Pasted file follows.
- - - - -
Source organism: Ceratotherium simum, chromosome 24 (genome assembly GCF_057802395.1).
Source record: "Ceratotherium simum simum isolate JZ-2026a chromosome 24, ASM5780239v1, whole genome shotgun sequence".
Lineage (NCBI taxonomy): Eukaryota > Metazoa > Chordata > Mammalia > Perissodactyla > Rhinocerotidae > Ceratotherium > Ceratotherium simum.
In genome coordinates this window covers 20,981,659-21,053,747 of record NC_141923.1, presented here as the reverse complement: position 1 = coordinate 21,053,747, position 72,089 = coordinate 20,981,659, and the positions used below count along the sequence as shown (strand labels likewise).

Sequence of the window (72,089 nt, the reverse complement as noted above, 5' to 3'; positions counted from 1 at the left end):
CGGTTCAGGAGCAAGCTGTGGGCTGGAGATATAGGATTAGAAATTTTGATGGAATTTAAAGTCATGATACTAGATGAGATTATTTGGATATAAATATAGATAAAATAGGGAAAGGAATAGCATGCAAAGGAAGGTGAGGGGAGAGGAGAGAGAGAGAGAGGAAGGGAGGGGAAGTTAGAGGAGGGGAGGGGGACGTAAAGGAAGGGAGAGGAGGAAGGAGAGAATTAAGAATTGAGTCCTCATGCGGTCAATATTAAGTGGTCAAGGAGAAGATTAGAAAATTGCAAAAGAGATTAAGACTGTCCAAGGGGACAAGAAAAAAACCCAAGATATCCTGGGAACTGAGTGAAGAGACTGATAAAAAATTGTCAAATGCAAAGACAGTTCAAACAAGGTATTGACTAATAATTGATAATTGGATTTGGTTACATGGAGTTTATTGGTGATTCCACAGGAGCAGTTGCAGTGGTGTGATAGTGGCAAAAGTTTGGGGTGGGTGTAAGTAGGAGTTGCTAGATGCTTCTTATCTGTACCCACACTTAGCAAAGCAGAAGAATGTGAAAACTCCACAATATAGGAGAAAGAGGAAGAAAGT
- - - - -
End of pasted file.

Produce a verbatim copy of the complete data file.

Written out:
Source organism: Ceratotherium simum, chromosome 24 (genome assembly GCF_057802395.1).
Source record: "Ceratotherium simum simum isolate JZ-2026a chromosome 24, ASM5780239v1, whole genome shotgun sequence".
Lineage (NCBI taxonomy): Eukaryota > Metazoa > Chordata > Mammalia > Perissodactyla > Rhinocerotidae > Ceratotherium > Ceratotherium simum.
In genome coordinates this window covers 20,981,659-21,053,747 of record NC_141923.1, presented here as the reverse complement: position 1 = coordinate 21,053,747, position 72,089 = coordinate 20,981,659, and the positions used below count along the sequence as shown (strand labels likewise).

Sequence of the window (72,089 nt, the reverse complement as noted above, 5' to 3'; positions counted from 1 at the left end):
CGGTTCAGGAGCAAGCTGTGGGCTGGAGATATAGGATTAGAAATTTTGATGGAATTTAAAGTCATGATACTAGATGAGATTATTTGGATATAAATATAGATAAAATAGGGAAAGGAATAGCATGCAAAGGAAGGTGAGGGGAGAGGAGAGAGAGAGAGAGGAAGGGAGGGGAAGTTAGAGGAGGGGAGGGGGACGTAAAGGAAGGGAGAGGAGGAAGGAGAGAATTAAGAATTGAGTCCTCATGCGGTCAATATTAAGTGGTCAAGGAGAAGATTAGAAAATTGCAAAAGAGATTAAGACTGTCCAAGGGGACAAGAAAAAAACCCAAGATATCCTGGGAACTGAGTGAAGAGACTGATAAAAAATTGTCAAATGCAAAGACAGTTCAAACAAGGTATTGACTAATAATTGATAATTGGATTTGGTTACATGGAGTTTATTGGTGATTCCACAGGAGCAGTTGCAGTGGTGTGATAGTGGCAAAAGTTTGGGGTGGGTGTAAGTAGGAGTTGCTAGATGCTTCTTATCTGTACCCACACTTAGCAAAGCAGAAGAATGTGAAAACTCCACAATATAGGAGAAAGAGGAAGAAAGT